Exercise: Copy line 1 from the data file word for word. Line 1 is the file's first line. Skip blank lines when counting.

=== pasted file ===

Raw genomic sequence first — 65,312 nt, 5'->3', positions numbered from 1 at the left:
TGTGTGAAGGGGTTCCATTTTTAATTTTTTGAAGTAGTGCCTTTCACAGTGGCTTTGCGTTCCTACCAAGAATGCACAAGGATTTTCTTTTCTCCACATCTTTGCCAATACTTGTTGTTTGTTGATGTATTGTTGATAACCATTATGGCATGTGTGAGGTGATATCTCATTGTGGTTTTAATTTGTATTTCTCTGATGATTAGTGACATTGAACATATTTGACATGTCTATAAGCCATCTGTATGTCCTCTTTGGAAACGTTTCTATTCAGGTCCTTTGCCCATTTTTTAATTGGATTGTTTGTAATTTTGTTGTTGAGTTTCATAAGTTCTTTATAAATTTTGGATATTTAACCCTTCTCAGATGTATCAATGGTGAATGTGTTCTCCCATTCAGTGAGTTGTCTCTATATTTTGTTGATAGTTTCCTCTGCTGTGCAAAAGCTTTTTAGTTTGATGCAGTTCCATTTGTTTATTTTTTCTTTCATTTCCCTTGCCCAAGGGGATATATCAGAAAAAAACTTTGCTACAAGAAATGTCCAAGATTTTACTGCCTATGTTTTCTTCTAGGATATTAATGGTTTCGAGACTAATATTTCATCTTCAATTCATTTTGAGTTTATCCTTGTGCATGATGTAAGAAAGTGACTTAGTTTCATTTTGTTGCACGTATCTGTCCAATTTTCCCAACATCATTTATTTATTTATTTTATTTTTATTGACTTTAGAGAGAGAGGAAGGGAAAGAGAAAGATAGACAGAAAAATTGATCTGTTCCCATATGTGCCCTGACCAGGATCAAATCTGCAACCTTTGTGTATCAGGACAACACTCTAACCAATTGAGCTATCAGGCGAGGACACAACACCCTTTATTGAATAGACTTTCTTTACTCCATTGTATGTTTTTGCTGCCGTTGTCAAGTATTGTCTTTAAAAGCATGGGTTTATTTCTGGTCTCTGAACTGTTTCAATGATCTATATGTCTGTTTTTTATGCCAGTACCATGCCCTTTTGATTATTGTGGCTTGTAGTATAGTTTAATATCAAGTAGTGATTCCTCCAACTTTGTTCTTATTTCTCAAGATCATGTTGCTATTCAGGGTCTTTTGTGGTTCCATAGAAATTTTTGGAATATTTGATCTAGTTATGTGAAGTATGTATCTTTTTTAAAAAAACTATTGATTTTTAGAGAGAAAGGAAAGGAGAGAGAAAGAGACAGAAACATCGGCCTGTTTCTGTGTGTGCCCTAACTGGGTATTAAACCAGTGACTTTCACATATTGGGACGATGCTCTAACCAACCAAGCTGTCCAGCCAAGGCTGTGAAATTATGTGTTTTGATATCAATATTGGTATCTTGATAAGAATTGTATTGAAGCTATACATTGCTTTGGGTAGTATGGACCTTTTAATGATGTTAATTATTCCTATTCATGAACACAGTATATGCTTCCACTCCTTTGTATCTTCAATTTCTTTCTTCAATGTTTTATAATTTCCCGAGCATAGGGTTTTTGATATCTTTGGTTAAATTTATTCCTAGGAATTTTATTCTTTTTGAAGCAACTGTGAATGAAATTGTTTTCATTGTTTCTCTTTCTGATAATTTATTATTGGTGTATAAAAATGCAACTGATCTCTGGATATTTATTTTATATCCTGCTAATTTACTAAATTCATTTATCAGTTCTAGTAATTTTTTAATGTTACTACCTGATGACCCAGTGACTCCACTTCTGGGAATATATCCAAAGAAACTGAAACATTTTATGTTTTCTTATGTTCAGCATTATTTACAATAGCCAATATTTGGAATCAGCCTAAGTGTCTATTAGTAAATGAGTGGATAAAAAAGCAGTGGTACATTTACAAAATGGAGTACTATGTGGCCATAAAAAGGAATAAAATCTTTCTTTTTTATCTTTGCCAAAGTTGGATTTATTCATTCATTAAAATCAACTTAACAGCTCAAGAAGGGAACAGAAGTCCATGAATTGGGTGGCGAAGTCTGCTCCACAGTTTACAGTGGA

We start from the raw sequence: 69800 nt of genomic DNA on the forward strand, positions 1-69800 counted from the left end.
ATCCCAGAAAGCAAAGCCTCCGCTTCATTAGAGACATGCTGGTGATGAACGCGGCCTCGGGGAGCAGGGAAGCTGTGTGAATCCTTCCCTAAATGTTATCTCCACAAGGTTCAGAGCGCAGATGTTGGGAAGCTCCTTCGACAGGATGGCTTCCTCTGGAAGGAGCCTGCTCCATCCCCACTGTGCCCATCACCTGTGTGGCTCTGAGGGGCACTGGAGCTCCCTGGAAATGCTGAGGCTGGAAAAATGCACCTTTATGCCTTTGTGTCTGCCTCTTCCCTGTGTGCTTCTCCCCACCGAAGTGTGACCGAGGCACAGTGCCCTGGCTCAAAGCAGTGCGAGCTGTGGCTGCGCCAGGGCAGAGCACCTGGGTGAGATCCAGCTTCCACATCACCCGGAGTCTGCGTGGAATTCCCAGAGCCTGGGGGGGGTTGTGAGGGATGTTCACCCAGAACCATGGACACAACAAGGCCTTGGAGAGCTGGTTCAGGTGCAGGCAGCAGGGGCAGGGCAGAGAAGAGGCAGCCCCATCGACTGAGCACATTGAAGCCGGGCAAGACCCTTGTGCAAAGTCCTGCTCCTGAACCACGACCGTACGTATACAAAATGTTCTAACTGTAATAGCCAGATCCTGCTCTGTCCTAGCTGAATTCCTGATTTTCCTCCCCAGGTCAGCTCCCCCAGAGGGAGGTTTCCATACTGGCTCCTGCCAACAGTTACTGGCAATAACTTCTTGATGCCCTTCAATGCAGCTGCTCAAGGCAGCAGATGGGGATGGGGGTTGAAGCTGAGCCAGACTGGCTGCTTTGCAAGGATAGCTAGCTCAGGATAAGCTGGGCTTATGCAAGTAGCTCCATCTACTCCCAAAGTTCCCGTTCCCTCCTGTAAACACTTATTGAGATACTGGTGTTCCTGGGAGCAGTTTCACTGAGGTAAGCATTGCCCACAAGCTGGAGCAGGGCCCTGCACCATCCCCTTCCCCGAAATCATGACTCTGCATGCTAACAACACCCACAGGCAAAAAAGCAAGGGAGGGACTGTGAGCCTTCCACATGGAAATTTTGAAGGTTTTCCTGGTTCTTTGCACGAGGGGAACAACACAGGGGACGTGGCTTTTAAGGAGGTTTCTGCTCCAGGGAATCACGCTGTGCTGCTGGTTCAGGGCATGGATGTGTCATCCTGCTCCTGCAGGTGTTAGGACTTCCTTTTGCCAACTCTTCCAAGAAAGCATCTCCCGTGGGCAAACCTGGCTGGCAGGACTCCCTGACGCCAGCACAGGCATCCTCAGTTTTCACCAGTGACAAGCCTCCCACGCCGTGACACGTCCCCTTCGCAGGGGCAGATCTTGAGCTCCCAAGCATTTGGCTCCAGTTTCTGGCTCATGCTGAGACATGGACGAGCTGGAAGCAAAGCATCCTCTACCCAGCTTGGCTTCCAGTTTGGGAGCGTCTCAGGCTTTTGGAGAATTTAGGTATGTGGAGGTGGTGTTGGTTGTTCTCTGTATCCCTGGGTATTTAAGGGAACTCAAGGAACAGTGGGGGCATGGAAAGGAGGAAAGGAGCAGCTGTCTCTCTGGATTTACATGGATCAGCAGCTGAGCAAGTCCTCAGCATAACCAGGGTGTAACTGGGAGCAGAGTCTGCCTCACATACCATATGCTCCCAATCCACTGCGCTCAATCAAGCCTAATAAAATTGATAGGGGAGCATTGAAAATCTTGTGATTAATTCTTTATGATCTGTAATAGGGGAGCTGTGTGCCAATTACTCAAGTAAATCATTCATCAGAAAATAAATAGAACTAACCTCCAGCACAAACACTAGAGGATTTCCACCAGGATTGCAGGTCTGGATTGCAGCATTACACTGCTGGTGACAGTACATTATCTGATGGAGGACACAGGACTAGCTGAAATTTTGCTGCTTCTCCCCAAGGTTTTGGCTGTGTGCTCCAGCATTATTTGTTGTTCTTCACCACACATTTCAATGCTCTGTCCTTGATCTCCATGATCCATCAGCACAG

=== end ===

Raw genomic sequence first — 65,312 nt, 5'->3', positions numbered from 1 at the left: